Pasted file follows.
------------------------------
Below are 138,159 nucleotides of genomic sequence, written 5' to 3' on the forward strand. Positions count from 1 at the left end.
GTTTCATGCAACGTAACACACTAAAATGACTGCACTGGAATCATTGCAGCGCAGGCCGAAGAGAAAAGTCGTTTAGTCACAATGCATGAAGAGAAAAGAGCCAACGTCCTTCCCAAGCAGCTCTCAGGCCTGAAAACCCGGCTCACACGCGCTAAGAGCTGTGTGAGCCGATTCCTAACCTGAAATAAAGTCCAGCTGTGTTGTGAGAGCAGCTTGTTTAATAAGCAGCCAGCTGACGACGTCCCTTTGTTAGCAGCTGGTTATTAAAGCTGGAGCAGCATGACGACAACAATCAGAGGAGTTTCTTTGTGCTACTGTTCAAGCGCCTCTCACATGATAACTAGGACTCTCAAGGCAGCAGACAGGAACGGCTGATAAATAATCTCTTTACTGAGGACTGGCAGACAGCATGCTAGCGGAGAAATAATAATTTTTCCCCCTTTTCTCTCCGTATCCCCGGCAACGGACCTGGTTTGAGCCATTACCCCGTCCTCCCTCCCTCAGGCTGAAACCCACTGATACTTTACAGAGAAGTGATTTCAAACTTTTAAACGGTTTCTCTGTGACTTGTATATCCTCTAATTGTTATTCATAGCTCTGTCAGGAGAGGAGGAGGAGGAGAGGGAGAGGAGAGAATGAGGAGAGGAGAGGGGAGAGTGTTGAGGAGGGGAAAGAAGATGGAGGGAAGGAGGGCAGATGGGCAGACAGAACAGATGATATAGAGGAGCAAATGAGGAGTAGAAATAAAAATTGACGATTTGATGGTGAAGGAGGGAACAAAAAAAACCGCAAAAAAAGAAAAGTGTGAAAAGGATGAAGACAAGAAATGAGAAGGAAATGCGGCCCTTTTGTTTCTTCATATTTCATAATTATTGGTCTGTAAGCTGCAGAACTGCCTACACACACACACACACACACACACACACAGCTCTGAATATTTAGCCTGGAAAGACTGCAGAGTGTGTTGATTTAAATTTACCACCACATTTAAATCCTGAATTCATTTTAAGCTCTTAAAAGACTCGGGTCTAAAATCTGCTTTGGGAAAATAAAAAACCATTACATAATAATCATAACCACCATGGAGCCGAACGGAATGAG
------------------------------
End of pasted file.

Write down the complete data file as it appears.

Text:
Below are 138,159 nucleotides of genomic sequence, written 5' to 3' on the forward strand. Positions count from 1 at the left end.
GTTTCATGCAACGTAACACACTAAAATGACTGCACTGGAATCATTGCAGCGCAGGCCGAAGAGAAAAGTCGTTTAGTCACAATGCATGAAGAGAAAAGAGCCAACGTCCTTCCCAAGCAGCTCTCAGGCCTGAAAACCCGGCTCACACGCGCTAAGAGCTGTGTGAGCCGATTCCTAACCTGAAATAAAGTCCAGCTGTGTTGTGAGAGCAGCTTGTTTAATAAGCAGCCAGCTGACGACGTCCCTTTGTTAGCAGCTGGTTATTAAAGCTGGAGCAGCATGACGACAACAATCAGAGGAGTTTCTTTGTGCTACTGTTCAAGCGCCTCTCACATGATAACTAGGACTCTCAAGGCAGCAGACAGGAACGGCTGATAAATAATCTCTTTACTGAGGACTGGCAGACAGCATGCTAGCGGAGAAATAATAATTTTTCCCCCTTTTCTCTCCGTATCCCCGGCAACGGACCTGGTTTGAGCCATTACCCCGTCCTCCCTCCCTCAGGCTGAAACCCACTGATACTTTACAGAGAAGTGATTTCAAACTTTTAAACGGTTTCTCTGTGACTTGTATATCCTCTAATTGTTATTCATAGCTCTGTCAGGAGAGGAGGAGGAGGAGAGGGAGAGGAGAGAATGAGGAGAGGAGAGGGGAGAGTGTTGAGGAGGGGAAAGAAGATGGAGGGAAGGAGGGCAGATGGGCAGACAGAACAGATGATATAGAGGAGCAAATGAGGAGTAGAAATAAAAATTGACGATTTGATGGTGAAGGAGGGAACAAAAAAAACCGCAAAAAAAGAAAAGTGTGAAAAGGATGAAGACAAGAAATGAGAAGGAAATGCGGCCCTTTTGTTTCTTCATATTTCATAATTATTGGTCTGTAAGCTGCAGAACTGCCTACACACACACACACACACACACACACACAGCTCTGAATATTTAGCCTGGAAAGACTGCAGAGTGTGTTGATTTAAATTTACCACCACATTTAAATCCTGAATTCATTTTAAGCTCTTAAAAGACTCGGGTCTAAAATCTGCTTTGGGAAAATAAAAAACCATTACATAATAATCATAACCACCATGGAGCCGAACGGAATGAG